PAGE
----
One of my biggest peeves is this lack of common sense when it comes to allocating our time, talents, and treasure in terms of social activism, grassroots volunteerism, and implementation of social programs . Believe me when I say that I totally get the gray miserable-ness of poverty life. I understand how people want some happiness and how in the process of reaching for that, unplanned pregnancies may occur. Which is why I am totally for making viable birth control available cheaply to all. We’re human, and better penny wise than pound foolish. It costs less to provide a young lady a pill, or a young man a condom, than it does to support a single parent family on taxpayer dollars.

Now, I’m not poor. Both my husband and I are employed (Thank God!) – but we are living paycheck to paycheck just like millions of other middle class Americans and I know first hand how incredibly difficult it is to find any joy in life when all you are able to do is try and figure out how to get all your bills paid and make your earnings stretch as far as possible. Its horribly depressing to struggle with financial issues. To have to make the choice to pay bills rather than buy your kids Christmas presents. But guess what? That’s what we did. As responsible adults we have an obligation to provide the essentials for our families. If there’s no money left over after that, then that’s just too bad. There, I said it. We are only guaranteed the right to PURSUE happiness, we are not guaranteed happiness itself. So, I put my big girl panties on and I’m dealing with it.

Anyway, I believe – in my practical mind – that social assistance is supposed to help provide the essentials to struggling individuals and families. The essentials is the key concept here. The cheerios, if you will – NOT the sugar pops. And,we must keep in mind at all times that if we don’t hold people accountable then it becomes our responsibility as well when the system gets abused and our generosity gets taken advantage of. The current state of the welfare system has little direct oversight. We’ve managed to automate much of the processes and procedures. For example, when I was briefly on unemployment in the mid-eighties I had to actually report to a person in the unemployment office and provide them documentation of my job search efforts in order to receive my benefit check. I had to actually go to this office once a week. No phone calls, no computers. Face to face with the caseworker. These days its a matter of logging in on a computer and typing in whatever information you feel like. On the surface, this makes sense and would appear to save money. However, it’s hard to lie to someone’s face. Much easier to be less than truthful on an impersonal website. Now I’m not saying everyone is lying – I’m only saying that the system makes it easier to do so – and there are individuals who will lie to get what they want (human nature being what it is and all).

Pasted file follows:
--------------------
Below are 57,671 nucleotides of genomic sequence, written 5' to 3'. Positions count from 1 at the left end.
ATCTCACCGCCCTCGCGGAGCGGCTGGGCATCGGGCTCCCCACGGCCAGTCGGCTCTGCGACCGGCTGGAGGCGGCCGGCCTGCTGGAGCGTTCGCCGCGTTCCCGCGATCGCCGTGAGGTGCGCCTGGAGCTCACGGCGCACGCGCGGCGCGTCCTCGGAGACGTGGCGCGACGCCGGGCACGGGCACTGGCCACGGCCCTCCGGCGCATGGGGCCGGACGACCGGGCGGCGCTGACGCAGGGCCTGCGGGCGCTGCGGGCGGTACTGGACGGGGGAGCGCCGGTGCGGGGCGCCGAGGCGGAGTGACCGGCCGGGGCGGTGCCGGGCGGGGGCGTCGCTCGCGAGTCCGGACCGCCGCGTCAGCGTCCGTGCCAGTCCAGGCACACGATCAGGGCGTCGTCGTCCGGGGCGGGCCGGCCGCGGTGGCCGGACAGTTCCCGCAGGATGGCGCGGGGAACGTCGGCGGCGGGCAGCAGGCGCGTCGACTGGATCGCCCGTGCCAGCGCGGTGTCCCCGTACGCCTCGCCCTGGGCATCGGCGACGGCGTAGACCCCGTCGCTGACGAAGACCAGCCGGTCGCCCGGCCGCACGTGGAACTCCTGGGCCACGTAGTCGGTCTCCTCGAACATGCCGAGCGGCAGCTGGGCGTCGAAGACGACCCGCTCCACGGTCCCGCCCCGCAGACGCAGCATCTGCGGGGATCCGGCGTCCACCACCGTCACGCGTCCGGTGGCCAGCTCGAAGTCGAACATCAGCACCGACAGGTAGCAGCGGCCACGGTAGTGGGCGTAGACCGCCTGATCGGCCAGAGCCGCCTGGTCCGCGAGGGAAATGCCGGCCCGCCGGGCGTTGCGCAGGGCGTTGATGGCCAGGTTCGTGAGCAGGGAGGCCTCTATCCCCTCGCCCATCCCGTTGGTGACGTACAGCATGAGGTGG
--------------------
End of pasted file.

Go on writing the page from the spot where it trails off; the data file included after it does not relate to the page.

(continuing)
EBT cards are another example of a well meaning procedure/process/benefit that is incredibly easy to abuse. I’ve seen it firsthand and written about it previously so I won’t bore you with a recap but I can tell you it absolutely FROSTS me to see my hard earned tax dollars wasted in this fashion. I’m sorry you don’t have enough of your own money to get that lap-dance buddy, but you CAN’T (shouldn’t) spend your EBT benefits in the strip clubs, or getting a tat, or a manicure, or buying booze, or purchasing non-nutritious food. “Life is not fair”, I tell my girls all the time, so “Get used to it!” Here’s my cheerio (common sense) fix: 1.You should not be able to use your EBT card to get cash. 2. If they can set up EBT cards to reject alcohol and tobacco purchases it is certainly worth the effort to set them up to reject junk food and soda. These are not essentials, they are luxuries. We are not doing anyone any favors by enabling them to purchase non-essentials. And I really don’t want to have to pay more via your medicaid health insurance for your kid to get their cavities filled because you won’t set limits and give them nutritious food instead of those push pops you got for the “buy one get two” special at the Stop and Shop….. Grrrrrr!